beard is sparkling & steaming.
--Barnes: anyone get hurt?
--Buck: one of the bully guards got himself shot.
22(medium two-shot) the barber picks up two pairs of scissors
& returns to cutting hair.
23(sound cue) scissors snipping & clacking:
--Barnes: which one?
--Buck: the big ugly one.
24(tight two shot) angle on
--Barnes: Ramos? I hope to hell it was Ramos.
--Buck: we didn’t get around to exchanging handles.
25(sound cue) blues guitar double slide.
26(wide two-shot)
--Barnes; so you were there? did you get in on any of
the shooting.
--Buck: I was there.
27( open up wide shot) cut to angle behind the men, with
the black dog still watching the street:
--Barnes: I heard some glass shattering before the shots;
damn place is a chamber of horrors, it ought be torched.
--Buck: did you say chamber of whores?
--Barnes chuckles.
--Buck: I been in worse.
28(sound cue) saloon piano.
--Barnes: couple of men a week get killed or crippled
in that pusshole.
--Buck: doesn’t this chickenshit town still have a sheriff?
31(sound cue) soft guitar strumming.
32(medium two-shot)
--Barnes: oh yeah, we got ourselves a sheriff, Joe Hopp--
wears a tin badge, has a deputy, locks drunks up in his
jail & everything.
33(cut to medium wide shot) Barnes is silent, trimming now
on Buck’s skunk-striped beard.
--Buck: but?
34(medium close-up)
--Barnes: but nothing, it is Cash Bronson that runs this town.
Joe Hopp is very aware of the dozen gunslingers Bronson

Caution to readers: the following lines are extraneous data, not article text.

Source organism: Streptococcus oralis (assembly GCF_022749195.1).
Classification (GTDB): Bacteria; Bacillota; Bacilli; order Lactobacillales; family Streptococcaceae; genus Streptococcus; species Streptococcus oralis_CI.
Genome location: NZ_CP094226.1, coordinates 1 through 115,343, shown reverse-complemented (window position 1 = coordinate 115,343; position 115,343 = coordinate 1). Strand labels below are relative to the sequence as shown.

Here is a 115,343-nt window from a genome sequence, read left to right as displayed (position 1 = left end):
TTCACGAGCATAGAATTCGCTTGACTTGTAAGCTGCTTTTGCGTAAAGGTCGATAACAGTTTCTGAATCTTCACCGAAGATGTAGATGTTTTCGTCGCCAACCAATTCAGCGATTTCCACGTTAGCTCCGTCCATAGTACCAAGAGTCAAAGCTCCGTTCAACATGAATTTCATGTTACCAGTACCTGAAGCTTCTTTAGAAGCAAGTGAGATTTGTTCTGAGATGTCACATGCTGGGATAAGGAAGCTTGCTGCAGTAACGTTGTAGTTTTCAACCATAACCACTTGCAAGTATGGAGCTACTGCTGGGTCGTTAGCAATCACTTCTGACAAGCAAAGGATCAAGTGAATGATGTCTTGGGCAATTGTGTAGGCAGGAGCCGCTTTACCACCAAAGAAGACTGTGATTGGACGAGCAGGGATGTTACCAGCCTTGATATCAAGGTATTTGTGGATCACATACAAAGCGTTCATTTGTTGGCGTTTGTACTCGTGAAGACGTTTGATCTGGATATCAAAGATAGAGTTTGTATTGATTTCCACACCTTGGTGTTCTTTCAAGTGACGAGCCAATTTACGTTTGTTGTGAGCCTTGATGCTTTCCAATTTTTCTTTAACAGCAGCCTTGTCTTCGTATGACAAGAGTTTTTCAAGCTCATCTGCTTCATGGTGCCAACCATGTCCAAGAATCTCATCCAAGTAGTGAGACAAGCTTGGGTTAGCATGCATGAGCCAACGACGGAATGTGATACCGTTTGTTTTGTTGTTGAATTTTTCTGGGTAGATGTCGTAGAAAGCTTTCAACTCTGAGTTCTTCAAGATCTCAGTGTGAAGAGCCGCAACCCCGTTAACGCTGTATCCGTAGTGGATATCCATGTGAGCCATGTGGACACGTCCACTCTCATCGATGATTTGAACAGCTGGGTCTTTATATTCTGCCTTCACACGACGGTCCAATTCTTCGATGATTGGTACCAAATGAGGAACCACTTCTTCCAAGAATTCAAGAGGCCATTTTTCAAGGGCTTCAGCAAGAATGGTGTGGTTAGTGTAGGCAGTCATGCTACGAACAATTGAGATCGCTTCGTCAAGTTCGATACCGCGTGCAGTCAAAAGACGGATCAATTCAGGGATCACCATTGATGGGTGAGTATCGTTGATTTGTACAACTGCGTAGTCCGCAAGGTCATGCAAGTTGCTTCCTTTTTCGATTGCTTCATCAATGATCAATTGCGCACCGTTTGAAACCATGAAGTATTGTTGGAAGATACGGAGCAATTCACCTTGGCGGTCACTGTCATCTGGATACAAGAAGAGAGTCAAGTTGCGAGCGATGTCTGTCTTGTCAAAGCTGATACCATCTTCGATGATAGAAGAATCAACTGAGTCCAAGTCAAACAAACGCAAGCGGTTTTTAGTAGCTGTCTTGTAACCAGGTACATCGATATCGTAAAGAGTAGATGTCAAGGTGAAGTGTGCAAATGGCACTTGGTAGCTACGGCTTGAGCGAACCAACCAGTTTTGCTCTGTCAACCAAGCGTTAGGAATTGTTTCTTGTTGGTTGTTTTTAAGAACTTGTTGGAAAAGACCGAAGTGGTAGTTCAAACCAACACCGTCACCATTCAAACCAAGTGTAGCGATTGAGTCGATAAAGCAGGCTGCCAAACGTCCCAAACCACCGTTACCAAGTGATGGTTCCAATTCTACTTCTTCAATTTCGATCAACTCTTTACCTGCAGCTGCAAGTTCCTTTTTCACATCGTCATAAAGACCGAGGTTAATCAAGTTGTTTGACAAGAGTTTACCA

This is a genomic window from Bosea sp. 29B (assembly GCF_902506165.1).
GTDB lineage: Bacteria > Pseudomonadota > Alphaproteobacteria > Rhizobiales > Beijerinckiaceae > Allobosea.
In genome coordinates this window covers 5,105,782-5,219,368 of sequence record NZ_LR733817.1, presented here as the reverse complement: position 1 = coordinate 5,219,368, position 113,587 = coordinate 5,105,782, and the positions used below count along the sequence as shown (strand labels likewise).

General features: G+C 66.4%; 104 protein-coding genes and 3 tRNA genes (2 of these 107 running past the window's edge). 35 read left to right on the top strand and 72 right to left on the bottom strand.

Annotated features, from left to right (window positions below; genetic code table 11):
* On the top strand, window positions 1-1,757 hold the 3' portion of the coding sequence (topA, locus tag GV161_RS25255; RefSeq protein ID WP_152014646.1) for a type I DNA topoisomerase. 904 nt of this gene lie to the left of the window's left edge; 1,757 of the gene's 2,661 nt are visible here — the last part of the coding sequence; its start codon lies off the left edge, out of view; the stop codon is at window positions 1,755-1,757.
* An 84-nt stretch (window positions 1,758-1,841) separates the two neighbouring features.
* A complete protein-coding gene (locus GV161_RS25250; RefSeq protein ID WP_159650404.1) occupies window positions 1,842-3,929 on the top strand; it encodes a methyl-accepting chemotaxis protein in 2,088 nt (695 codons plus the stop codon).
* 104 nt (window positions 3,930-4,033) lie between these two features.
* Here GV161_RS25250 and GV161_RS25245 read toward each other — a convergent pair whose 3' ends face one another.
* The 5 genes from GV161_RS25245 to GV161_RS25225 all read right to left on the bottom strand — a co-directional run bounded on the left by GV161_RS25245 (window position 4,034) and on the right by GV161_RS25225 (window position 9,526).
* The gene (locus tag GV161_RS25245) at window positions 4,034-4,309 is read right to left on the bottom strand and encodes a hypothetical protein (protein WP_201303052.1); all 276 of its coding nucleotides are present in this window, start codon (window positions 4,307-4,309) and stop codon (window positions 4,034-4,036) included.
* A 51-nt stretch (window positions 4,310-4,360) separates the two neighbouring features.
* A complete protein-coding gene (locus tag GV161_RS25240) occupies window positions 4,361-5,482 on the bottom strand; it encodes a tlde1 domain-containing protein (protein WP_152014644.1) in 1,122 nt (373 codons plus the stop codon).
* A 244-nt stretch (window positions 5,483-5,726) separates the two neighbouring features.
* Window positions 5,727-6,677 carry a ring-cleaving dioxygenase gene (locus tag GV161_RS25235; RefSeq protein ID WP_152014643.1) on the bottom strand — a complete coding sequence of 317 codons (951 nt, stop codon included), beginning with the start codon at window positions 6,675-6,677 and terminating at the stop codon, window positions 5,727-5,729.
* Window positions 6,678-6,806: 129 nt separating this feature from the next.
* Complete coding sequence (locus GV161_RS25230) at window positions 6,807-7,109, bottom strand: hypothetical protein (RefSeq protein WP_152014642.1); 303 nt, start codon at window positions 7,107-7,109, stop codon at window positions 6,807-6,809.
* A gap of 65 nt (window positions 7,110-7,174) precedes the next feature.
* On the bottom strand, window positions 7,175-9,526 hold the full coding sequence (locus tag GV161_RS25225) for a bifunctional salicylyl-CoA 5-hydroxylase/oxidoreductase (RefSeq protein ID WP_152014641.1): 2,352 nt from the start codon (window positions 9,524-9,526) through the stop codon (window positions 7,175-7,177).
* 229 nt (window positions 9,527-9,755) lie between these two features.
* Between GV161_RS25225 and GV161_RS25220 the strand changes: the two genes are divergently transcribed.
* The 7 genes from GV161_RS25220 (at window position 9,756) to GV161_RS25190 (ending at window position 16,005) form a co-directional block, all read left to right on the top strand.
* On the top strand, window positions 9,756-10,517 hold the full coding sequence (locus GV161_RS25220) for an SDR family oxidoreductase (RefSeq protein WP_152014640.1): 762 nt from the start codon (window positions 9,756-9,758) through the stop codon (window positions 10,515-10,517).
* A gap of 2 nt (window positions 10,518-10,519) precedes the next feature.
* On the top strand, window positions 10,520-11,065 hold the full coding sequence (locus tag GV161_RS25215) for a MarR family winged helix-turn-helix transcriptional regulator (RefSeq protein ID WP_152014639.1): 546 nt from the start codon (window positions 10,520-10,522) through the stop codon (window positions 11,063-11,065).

employs--& if he ever meddled into the goings-on at the
CHINA DOLL, Bronson would squash him like a cockroach,
wiping his brains off the boot like it was cow shit. 
35( two-shot) angle on
--Buck: so Bronson makes the law here?
--Barnes: I didn’t say that; it has nothing to do with the law--
it has everything to do with the power. 
--Buck: what the fuck--there’s a Bronson in every town. 

Glenn Buttkus

Posted over at dVerse Poets OLN134

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Saturday, February 22, 2014

The Desperate Hound

image borrowed from bing

The Desperate Hound

Try not to be influenced by other’s opinions, because
too often it is tragedy that mantles the temptations of
this world.”--Sneaky.

Max was getting old,
just another useless Labrador Retriever
forced to retire, no longer able
to go bird hunting with the Master.

One morning Max was lying 
on the back porch talking 
with Slick & Sneaky, 
a pair of Siamese cats.

Max: I’m really troubled by my infirmities, &
I must find a way to feel better.

Slick: I hear you, old fellow. It must be painful
to have the grouse & quail, the ducks & geese
taunting you.

Sneaky: You were once a prince among retrievers,
& now the Master is training Molly, your silly
Labradoodle daughter to hunt with him.

Max: Who could have guessed that a one night stand
with Colette would turn out this way?